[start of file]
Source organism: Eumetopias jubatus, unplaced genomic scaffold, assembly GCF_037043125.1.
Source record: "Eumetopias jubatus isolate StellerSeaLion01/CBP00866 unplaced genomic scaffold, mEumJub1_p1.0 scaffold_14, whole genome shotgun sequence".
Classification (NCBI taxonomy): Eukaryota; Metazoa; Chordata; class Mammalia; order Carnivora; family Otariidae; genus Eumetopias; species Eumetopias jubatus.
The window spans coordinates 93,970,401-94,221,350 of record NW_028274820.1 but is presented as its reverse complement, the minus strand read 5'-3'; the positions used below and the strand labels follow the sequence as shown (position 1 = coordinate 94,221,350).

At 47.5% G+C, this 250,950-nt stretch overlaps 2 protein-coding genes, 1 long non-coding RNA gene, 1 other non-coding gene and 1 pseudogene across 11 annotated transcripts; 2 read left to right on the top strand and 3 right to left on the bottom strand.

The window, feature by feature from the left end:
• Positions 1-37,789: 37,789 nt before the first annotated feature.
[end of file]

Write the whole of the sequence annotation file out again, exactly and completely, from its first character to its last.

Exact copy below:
Source organism: Eumetopias jubatus, unplaced genomic scaffold, assembly GCF_037043125.1.
Source record: "Eumetopias jubatus isolate StellerSeaLion01/CBP00866 unplaced genomic scaffold, mEumJub1_p1.0 scaffold_14, whole genome shotgun sequence".
Classification (NCBI taxonomy): Eukaryota; Metazoa; Chordata; class Mammalia; order Carnivora; family Otariidae; genus Eumetopias; species Eumetopias jubatus.
The window spans coordinates 93,970,401-94,221,350 of record NW_028274820.1 but is presented as its reverse complement, the minus strand read 5'-3'; the positions used below and the strand labels follow the sequence as shown (position 1 = coordinate 94,221,350).

At 47.5% G+C, this 250,950-nt stretch overlaps 2 protein-coding genes, 1 long non-coding RNA gene, 1 other non-coding gene and 1 pseudogene across 11 annotated transcripts; 2 read left to right on the top strand and 3 right to left on the bottom strand.

The window, feature by feature from the left end:
• Positions 1-37,789: 37,789 nt before the first annotated feature.